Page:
Kelli McGeorge was diagnosed with Type 1 diabetes three years ago last month, after she was in a head-on collision. Doctors aren’t sure whether she developed the insulin-dependent disease as a result of the accident, or if it was already developing in her system and the accident and subsequent hospital stay brought it to the forefront.

She spent one night in a hospital in Reno — where she was living at the time — under observation, and then went home with some bruises and pain pills.

Two days later, she was back in the hospital for emergency surgery to fix a perforated small intestine that they’d missed the first night. After two weeks recovering, she was sent home.

Her weight when she left was 128. During the next two weeks, she lost her appetite, her energy, her strength and 34 pounds. She was taken into the Lodi Memorial Hospital emergency department in a wheelchair because she was too weak to walk.

McGeorge’s blood sugar was over 900; a healthy range falls between 70 and 120. After a week, she was sent home with oral medications and the diagnosis of diabetes.

Within weeks the doctor discovered her body makes no insulin and she was prescribed insulin therapy. That used to mean daily injections, but today she has an insulin pump.

“It is amazing,” the Lodi resident said. “No daily shots, I just push a button and I’m good to go.”

But McGeorge remembers going through a time when she felt out of control, lost in trying to understand diabetes. She was an athlete at Tokay High, and while she admits she was never a stand-out, she had learned to control and understand her body pretty well.

“I couldn’t do that anymore. I couldn’t even walk for more than five minutes, even with help. I just didn’t have the strength,” she said.

So she hopped on a stationary recumbent bicycle and started reading about diabetes. She also took a class to educate herself.”Knowledge and information are what calm my fears, because diabetes does allow for a certain amount of control. You have the ability to test, and in my case dosing with insulin. But it’s not exactly an exact science; there are so many factors that can throw you off, like stress or illness or exercise,” she said. “It’s definitely a marathon rather than a sprint, though. When I have one bad day, it’s fine, I brush it off. When I have three or four in a week, I sort of freak out. Which I shouldn’t do, but it happens anyway.”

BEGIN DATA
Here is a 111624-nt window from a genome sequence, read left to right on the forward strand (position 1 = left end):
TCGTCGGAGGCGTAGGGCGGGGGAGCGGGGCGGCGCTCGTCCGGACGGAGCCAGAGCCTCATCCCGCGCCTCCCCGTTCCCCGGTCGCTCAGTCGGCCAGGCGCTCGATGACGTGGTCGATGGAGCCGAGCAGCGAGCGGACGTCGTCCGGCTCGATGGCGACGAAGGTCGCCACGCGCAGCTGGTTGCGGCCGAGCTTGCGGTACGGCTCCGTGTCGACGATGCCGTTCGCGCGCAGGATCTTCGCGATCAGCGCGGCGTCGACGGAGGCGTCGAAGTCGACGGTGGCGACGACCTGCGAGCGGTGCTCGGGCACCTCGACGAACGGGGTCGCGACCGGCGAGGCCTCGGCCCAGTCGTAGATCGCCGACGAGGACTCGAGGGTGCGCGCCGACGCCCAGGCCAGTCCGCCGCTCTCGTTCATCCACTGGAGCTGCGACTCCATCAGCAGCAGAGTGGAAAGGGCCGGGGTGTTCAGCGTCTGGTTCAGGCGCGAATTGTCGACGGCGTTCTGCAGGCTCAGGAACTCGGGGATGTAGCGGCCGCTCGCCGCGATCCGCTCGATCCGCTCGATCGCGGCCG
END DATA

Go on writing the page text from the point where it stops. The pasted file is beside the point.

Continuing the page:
The Lodi resident is among a growing group of San Joaquin residents with diabetes.

There are two main types of diabetes, Type 1 and Type 2.

In the first type, a person’s body basically stops producing insulin and requires insulin injections as part of a daily routine. It develops most often in children and young adults, but can appear at any age.

The second type is typically associated with older age and those who are overweight and physically inactive. While the body usually produces enough insulin, it cannot use it effectively to break down food. Patients can often control the disease through diet, but sometimes, like Type 1, an insulin regime is required.

Type 1 diabetes is an autoimmune disease that is not preventable, while Type 2 stems from lifestyle and can be prevented.

A growing concern

Today, San Joaquin County ranks among the worst in California for deaths caused by both types of diabetes, according to the California Department of Public Health.

Out of 58 counties, San Joaquin is ranked No. 53 for the highest number of all diabetes-related deaths. No. 58 has the most diabetes-related deaths. The majority of those are patients with Type 2 diabetes.

Eleven percent of the county’s residents have diabetes, compared to 8 percent both statewide and nationwide.

Countywide, those rates have increased from 2003 when just 7.6 percent of residents over the age of 18 had diabetes, while the state’s rate has remained constant, according to the county Public Health Services Department.

The disease ranks seventh in the top 10 causes of death in the county.

Male Hispanics have the highest rate of new diagnoses — and it’s growing.

Local health officials would like to change that with education and outreach.

Registered nurse Donna Schulz, who teaches a diabetes class at Lodi Health, blames today’s lifestyles — especially our eating habits — for the increase in Type 2 diabetes rates.

“A lot of people eat out more than they used to,” she said. “We are much more sedentary than we used to be, too, and we have more activities than are not conducive to regular eating times where people make a meal and enjoy it together.”

Health officials also point to a lack of education and lack of health insurance for preventative care.”It’s really an epidemic,” said Dr. Frank Huang, a Lodi endocrinologist. “If we don’t take care of ourselves, we will miss the boat.”